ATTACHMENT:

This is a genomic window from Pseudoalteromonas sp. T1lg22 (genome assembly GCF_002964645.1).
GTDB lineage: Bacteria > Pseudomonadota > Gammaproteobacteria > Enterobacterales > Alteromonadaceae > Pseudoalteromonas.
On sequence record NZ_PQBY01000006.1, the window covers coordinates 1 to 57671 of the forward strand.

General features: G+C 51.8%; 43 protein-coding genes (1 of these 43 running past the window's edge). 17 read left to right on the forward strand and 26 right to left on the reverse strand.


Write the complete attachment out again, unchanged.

This is a genomic window from Pseudoalteromonas sp. T1lg22 (genome assembly GCF_002964645.1).
GTDB lineage: Bacteria > Pseudomonadota > Gammaproteobacteria > Enterobacterales > Alteromonadaceae > Pseudoalteromonas.
On sequence record NZ_PQBY01000006.1, the window covers coordinates 1 to 57671 of the forward strand.

General features: G+C 51.8%; 43 protein-coding genes (1 of these 43 running past the window's edge). 17 read left to right on the forward strand and 26 right to left on the reverse strand.